Policy analysts have long recognised that the framing of knowledge is a significant factor in determining the outcome of science-policy interactions (Hajer 2003; Owens 2015; Rein and Schön 1991; Rose 2015). By framing knowledge astutely, it can enhance the policy relevance of research, particularly if proposed solutions can be made to fit within existing political priorities. Clear communication is also an important part of engaging well with policy-makers who are not expert in the field (Torgerson 1986). As part of efforts to engage more closely with policy, conservation scientists have also begun to identify the usefulness of frames, or narratives, through which to enhance the influence of their knowledge (Carmen et al. in prep.; Cook et al. 2013; Howard et al. in prep.; Jokinen et al. in prep..; Leslie et al. 2013; Lawton and Rudd 2014; Rose 2015; Tinch et al. in prep.). Indeed, there has been a marked increase in inter-disciplinary collaborations between conservation scientists and policy researchers (Jørgensen et al. 2014; Sarkki et al. 2014, 2015; Young et al. 2014), exemplifying the progress made since Agrawal and Ostrom’s (2006) claim that conservation was ambivalent towards political science.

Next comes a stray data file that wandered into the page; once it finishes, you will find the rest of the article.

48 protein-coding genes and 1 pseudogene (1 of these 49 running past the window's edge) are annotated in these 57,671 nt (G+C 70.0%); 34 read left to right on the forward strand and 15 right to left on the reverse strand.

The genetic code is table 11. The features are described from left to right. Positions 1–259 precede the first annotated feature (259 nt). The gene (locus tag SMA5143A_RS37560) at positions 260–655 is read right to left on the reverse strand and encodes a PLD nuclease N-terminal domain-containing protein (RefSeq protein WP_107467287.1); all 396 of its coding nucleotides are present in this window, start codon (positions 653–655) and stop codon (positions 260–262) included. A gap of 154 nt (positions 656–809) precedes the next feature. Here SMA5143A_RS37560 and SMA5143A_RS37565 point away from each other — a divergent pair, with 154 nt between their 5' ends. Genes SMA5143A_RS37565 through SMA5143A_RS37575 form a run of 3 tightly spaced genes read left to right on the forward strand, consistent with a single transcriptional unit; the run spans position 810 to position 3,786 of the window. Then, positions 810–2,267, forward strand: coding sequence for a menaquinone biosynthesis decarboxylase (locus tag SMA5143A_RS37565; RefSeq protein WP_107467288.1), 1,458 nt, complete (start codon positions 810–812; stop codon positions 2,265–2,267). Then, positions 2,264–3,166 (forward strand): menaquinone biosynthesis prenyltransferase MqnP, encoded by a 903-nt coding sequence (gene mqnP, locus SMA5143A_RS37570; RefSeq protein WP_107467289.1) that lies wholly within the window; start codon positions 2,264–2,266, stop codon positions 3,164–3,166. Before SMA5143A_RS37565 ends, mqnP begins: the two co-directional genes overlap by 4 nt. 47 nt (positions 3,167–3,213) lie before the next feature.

Furthermore, conservation scientists have sought to offer useful advice about how to engage better with policy (Burgman 2015); ranging from the early identification of forthcoming issues on the policy agenda to prepare relevant research in advance (Sutherland et al. 2015a) through to more fundamental issues concerning the interdisciplinary training of graduate students (Blickley et al. 2013; Bainbridge 2014). In light of such recommendations, it is clear that some conservation researchers are starting the necessary process of identifying practical methods to overcome the limited uptake of knowledge into policy. However, despite these useful contributions, little research in conservation science has focused on a specific case where skilfully framed knowledge has been influential in decision-making; indeed, a review by Spruijt et al. (2014) suggests that there is a lack of empirical evidence for interactions at the science-policy interface across all disciplines.